“When a pig with a rope round its middle is hoisted squealing into a ship, it is subject to direct physical power over its body. On the other hand, when the proverbial donkey follows the proverbial carrot, we induce him to act as we wish by persuading him that it is to his interest to do so. Intermediate between these two cases is that of performing animals, in whom habits have been formed by rewards and punishments; also, in a different way, that of sheep induced to embark on a ship, when the leader has to be dragged across the gangway by force, and the rest then follow willingly.
All these forms of power are exemplified among human beings. The case of the pig illustrates military and police power. The donkey with the carrot typifies the power of propaganda. Performing animals show the power of ‘education’.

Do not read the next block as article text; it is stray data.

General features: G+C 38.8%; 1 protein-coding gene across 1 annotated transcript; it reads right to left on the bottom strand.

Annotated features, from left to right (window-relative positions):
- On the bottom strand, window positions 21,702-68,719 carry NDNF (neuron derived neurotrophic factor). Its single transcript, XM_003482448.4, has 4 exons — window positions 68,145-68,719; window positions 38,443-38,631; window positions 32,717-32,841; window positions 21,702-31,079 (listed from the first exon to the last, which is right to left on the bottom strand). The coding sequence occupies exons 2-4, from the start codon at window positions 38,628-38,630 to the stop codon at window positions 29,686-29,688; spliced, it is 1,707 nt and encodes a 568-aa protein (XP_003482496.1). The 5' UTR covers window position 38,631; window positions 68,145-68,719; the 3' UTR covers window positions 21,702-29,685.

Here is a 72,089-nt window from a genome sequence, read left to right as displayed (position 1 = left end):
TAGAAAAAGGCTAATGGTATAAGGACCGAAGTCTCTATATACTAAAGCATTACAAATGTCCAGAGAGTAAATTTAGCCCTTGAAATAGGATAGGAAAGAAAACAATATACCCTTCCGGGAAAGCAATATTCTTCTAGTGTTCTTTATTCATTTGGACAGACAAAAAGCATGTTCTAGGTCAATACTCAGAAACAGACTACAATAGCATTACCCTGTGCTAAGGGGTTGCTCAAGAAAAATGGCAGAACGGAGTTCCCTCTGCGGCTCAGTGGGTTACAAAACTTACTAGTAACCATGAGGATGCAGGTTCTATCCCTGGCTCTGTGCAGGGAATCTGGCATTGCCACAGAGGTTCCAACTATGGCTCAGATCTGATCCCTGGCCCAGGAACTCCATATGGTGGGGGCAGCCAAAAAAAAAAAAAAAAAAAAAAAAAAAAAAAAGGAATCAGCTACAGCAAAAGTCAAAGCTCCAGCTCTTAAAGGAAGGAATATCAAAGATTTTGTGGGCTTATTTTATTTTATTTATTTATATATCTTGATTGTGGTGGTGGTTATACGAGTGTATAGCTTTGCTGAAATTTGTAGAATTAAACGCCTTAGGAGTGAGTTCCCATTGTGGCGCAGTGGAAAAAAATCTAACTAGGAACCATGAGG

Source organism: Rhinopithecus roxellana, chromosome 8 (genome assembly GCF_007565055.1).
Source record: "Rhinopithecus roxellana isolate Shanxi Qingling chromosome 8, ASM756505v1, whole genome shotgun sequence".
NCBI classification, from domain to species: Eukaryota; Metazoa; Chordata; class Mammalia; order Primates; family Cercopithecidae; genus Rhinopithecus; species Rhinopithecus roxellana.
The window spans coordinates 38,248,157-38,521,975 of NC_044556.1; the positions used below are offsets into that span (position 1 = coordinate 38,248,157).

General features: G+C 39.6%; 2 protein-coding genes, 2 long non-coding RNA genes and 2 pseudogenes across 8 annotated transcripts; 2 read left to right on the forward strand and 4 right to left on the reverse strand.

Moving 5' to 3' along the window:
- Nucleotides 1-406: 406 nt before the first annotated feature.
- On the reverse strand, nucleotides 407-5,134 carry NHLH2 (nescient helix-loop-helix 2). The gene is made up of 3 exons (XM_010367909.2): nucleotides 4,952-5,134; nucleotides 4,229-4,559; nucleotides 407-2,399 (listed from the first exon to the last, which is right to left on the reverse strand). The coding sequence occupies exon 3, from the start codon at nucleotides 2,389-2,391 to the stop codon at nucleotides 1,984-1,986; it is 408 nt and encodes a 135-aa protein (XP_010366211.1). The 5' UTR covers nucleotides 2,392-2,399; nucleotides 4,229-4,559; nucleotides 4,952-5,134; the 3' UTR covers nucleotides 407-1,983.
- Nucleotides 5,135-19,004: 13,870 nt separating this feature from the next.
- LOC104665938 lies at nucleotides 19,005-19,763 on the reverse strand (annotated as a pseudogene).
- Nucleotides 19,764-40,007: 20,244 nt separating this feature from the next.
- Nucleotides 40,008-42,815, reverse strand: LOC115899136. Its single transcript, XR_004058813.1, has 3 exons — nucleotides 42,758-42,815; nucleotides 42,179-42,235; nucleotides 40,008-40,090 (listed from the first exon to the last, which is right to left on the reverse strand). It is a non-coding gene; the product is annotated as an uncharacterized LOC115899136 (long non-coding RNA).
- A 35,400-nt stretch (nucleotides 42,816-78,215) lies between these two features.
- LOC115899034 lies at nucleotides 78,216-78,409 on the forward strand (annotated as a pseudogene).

The sheep following their unwilling leader are illustrative of party politics, whenever, as is usual, a revered leader is in bondage to be a clique or to party bosses.
Let us apply these Aesopian analogies to the rise of Hitler. The carrot was the Nazi program (involving e.g. the abolition of interest); the donkey was the lower middle class. The sheep and their leader were the Social Democrats and Hindenburg. The pigs (only so far as their misfortunes are concerned) were the victims in concentration camps, and the performing animals are the millions who make the Nazi salute.”
Power, Bertrand Russell